Interview with R. V. Combs, April 21, 1987

Project: Blacks in Lexington Oral History Project

Interview Summary

Mr. Combs reminisces about his family's history: the mixed ancestry on both sides; paternal grandmother was a former slave who returned to school at age 70 to learn to read and write, who lost her savings during the Depression but still managed to purchase a home and land; the aunt who could not become accustomed to freedom and returned to her former life; and, the grandparents who raised him upon the separation of his parents.

He discusses growing up and living in Perry County: the interaction among African Americans and whites; being related to "half the population"; and, participating in church related activities. An army veteran, Mr. Combs recalls his military experiences during the height of segregation; travelling around the world at age 15; and, friendships with white colleagues. While stationed in Austria, Mr. Combs was unjustly accused for murder, dishonorably discharged and served time at Ft. Leavenworth. Upon returning to Eastern Kentucky in 1949, he obtained employment in the coal mines where he stayed until retirement. He recalls his employment history and working in a variety of positions from coal miner to supervisor.

Mr. Combs presents his opinions regarding the lack of ambition show by today's youth, both African American and white; the disrespect towards women and older citizens; and, talks about the lack of African American supervisors within the industry. He reiterates his distaste for politics, politicians and Ronald Reagan; mentions his children and his pride in their achievements; and comments upon the economic impact of integration upon the African American community. Living within an integrated community in Clay County, Mr. Combs talks about social interaction, the importance of a good reputation and personality; and, the common sense of his neighbors.

Interview Accession

1987oh085_kh416

Interviewee Name

R. V. Combs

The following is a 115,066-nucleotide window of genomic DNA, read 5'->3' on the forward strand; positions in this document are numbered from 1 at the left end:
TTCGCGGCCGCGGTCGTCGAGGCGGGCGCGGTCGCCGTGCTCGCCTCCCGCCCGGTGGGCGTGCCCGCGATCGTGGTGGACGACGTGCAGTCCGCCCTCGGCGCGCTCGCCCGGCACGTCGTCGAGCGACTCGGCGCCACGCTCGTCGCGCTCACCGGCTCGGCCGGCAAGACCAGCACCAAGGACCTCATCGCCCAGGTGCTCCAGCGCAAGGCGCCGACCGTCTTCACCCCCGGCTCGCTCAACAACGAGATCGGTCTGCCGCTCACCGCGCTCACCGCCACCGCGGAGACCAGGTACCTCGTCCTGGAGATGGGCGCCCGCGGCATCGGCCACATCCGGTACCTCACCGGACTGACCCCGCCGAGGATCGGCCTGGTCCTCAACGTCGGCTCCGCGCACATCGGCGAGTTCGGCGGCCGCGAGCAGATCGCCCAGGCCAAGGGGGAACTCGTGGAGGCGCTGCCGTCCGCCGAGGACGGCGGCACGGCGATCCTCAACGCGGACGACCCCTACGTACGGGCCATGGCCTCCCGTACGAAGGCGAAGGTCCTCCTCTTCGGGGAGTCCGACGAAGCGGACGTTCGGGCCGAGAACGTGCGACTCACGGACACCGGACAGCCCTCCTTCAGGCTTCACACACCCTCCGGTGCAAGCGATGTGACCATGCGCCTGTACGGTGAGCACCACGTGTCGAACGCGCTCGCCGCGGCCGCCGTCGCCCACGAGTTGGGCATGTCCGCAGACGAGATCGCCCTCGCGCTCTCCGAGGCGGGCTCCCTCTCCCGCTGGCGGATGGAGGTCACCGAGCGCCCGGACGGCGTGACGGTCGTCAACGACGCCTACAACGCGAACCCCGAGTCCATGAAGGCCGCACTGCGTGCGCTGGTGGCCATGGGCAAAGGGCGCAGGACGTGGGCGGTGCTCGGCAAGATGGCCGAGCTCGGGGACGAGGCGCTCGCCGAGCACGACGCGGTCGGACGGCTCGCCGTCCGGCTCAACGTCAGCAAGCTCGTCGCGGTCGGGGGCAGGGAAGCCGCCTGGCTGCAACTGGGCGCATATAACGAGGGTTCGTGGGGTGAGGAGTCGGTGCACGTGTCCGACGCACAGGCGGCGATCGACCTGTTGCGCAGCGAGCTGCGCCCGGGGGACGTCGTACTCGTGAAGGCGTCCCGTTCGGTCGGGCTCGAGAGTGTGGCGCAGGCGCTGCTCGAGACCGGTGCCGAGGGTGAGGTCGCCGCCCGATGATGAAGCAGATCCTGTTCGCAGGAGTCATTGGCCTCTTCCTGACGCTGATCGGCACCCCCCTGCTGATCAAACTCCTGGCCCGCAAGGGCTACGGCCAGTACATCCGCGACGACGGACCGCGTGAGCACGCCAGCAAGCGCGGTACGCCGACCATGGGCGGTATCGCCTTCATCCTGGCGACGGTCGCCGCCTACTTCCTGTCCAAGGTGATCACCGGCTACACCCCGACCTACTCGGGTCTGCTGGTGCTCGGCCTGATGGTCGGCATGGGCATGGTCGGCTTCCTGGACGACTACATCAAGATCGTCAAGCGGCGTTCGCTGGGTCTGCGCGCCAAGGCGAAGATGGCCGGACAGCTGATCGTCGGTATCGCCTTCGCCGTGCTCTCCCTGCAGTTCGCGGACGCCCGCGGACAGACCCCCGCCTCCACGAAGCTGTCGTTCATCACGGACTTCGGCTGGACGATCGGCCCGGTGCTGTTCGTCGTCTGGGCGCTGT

Interviewer Name

Emily Parker

Interview Date

1987-04-21

Interview Rights

All rights to the interviews, including but not restricted to legal title, copyrights and literary property rights, have been transferred to the University of Kentucky Libraries.

Interview Usage

Interviews may be reproduced with permission from Louie B. Nunn Center for Oral History, Special Collections, University of Kentucky Libraries.

Restriction

No Restrictions

Interviews may be reproduced with permission from Louie B. Nunn Center for Oral History, Special Collections, University of Kentucky Libraries.

All rights to the interviews, including but not restricted to legal title, copyrights and literary property rights, have been transferred to the University of Kentucky Libraries.

Add this interview to your cart in order to begin the process of requesting access to a copy of and/or permission to reproduce interview(s). 


Combs, R. V. Interview by Emily Parker. 21 Apr. 1987. Lexington, KY: Louie B. Nunn Center for Oral History, University of Kentucky Libraries.

Combs, R.V. (1987, April 21). Interview by E. Parker. Blacks in Lexington Oral History Project. Louie B. Nunn Center for Oral History, University of Kentucky Libraries, Lexington.

Combs, R. V., interview by Emily Parker. April 21, 1987, Blacks in Lexington Oral History Project, Louie B. Nunn Center for Oral History, University of Kentucky Libraries.





You may come across language in UK Libraries Special Collections Research Center collections and online resources that you find harmful or offensive. SCRC collects materials from different cultures and time periods to preserve and make available the historical record. These materials document the time period when they were created and the view of their creator. As a result, some may demonstrate racist and offensive views that do not reflect the values of UK Libraries.

If you find description with problematic language that you think SCRC should review, please contact us at SCRC@uky.edu.

Persistent Link for this Record: https://kentuckyoralhistory.org/ark:/16417/xt7gf18sf46t